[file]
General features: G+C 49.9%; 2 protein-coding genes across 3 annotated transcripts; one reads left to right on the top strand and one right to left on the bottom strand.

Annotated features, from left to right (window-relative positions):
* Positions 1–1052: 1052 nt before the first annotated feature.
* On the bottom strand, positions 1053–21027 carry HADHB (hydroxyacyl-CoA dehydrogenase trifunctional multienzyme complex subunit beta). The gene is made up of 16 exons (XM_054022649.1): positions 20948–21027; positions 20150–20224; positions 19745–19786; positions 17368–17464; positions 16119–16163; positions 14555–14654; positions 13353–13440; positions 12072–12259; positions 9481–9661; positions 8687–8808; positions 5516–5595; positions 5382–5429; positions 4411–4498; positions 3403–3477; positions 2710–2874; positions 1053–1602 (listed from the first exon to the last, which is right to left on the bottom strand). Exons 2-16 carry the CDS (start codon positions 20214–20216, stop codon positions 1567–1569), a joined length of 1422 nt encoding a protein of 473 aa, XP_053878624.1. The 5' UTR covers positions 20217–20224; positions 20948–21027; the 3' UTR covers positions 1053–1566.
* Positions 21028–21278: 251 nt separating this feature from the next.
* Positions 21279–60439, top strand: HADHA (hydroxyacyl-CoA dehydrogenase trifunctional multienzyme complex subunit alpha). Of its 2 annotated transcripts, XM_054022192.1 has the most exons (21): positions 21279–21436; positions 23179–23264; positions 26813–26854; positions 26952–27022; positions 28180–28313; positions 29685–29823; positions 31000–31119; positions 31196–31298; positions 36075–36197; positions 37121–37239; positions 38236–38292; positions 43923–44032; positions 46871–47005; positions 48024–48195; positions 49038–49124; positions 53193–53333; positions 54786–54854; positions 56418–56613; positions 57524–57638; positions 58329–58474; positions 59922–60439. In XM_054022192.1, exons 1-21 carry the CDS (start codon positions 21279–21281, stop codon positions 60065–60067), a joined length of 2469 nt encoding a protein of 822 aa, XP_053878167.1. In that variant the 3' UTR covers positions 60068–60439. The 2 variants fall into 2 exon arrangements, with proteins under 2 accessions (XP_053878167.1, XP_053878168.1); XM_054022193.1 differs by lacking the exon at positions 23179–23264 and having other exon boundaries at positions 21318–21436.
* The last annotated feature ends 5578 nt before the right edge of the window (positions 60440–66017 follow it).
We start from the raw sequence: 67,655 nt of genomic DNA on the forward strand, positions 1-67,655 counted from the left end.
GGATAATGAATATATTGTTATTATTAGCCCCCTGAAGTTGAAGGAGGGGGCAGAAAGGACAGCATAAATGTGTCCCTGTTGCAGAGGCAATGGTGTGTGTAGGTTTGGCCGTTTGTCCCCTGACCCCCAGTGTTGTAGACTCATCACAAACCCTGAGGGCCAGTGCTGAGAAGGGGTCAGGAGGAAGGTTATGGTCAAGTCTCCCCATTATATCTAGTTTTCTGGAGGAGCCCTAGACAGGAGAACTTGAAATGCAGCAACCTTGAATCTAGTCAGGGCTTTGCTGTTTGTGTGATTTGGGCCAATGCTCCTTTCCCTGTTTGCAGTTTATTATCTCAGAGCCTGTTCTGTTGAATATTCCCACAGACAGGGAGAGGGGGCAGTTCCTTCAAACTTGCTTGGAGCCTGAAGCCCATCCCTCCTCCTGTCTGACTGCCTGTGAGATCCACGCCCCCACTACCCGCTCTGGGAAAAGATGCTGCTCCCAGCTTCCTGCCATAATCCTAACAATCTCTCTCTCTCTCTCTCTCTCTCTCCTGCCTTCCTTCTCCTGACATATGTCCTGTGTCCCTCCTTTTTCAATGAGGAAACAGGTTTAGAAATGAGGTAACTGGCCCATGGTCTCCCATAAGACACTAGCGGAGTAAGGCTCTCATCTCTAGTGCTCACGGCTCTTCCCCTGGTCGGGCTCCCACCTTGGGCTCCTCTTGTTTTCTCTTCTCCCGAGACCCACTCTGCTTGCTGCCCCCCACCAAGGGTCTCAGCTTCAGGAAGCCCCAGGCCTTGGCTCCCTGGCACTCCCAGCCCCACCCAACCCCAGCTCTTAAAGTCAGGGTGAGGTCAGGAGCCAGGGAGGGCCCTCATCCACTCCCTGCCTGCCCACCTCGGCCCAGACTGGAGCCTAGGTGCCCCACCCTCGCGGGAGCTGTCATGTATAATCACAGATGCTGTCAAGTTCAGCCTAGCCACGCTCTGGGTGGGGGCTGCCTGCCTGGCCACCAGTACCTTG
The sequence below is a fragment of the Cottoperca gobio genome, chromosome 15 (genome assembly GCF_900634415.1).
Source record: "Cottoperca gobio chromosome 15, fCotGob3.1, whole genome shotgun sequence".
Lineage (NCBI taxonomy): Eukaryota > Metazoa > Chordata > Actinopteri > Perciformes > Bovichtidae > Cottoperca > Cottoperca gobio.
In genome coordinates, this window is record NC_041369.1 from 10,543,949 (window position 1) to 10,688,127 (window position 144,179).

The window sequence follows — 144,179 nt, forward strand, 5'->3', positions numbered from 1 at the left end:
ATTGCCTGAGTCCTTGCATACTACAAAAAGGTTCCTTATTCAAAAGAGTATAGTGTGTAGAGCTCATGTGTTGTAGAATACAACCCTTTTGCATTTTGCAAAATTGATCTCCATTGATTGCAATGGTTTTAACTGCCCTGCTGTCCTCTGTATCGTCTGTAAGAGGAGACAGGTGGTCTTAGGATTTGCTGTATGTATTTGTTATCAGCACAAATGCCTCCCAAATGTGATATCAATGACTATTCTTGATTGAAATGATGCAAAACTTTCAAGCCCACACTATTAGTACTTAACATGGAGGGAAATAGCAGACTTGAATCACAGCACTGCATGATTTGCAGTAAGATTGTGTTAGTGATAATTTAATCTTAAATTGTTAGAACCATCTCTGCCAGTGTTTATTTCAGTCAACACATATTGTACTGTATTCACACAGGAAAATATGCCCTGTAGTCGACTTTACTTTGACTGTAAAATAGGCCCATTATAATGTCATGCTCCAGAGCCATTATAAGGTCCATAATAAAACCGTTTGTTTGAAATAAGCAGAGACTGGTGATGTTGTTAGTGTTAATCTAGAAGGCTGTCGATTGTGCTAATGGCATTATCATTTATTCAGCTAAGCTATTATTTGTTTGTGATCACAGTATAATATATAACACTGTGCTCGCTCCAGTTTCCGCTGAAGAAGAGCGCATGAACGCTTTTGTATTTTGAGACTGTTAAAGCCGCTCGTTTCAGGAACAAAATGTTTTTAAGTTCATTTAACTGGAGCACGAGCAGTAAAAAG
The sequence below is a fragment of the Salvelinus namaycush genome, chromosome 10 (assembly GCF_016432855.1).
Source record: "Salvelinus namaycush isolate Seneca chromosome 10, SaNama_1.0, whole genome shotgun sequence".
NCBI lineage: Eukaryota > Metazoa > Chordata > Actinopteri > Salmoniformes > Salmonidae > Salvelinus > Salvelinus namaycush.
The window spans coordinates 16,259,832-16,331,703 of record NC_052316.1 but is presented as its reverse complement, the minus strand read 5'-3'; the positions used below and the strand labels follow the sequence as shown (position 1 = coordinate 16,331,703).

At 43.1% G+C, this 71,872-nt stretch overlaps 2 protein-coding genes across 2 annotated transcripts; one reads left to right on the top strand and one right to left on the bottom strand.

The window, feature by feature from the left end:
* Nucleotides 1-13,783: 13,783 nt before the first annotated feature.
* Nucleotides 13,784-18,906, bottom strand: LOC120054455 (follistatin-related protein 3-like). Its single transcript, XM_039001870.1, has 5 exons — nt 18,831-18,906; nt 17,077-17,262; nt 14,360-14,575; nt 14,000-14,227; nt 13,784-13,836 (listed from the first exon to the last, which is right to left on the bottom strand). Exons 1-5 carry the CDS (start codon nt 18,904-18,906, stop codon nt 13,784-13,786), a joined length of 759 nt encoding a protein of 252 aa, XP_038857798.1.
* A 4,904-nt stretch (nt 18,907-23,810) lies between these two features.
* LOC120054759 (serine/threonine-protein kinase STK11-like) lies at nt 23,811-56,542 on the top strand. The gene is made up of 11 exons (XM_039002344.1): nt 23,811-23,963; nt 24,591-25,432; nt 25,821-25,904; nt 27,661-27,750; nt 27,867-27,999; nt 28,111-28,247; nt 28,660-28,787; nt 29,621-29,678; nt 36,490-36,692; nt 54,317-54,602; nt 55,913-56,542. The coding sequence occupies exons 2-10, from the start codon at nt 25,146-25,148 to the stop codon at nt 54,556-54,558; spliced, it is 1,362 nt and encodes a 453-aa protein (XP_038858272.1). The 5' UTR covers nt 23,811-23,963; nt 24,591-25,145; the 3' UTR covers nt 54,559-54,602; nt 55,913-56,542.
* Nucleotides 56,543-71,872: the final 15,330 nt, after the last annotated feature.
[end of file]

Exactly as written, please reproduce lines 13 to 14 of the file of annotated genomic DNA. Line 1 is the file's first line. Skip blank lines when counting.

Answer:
In genome coordinates, this window is record NC_041369.1 from 10,543,949 (window position 1) to 10,688,127 (window position 144,179).

The window sequence follows — 144,179 nt, forward strand, 5'->3', positions numbered from 1 at the left end: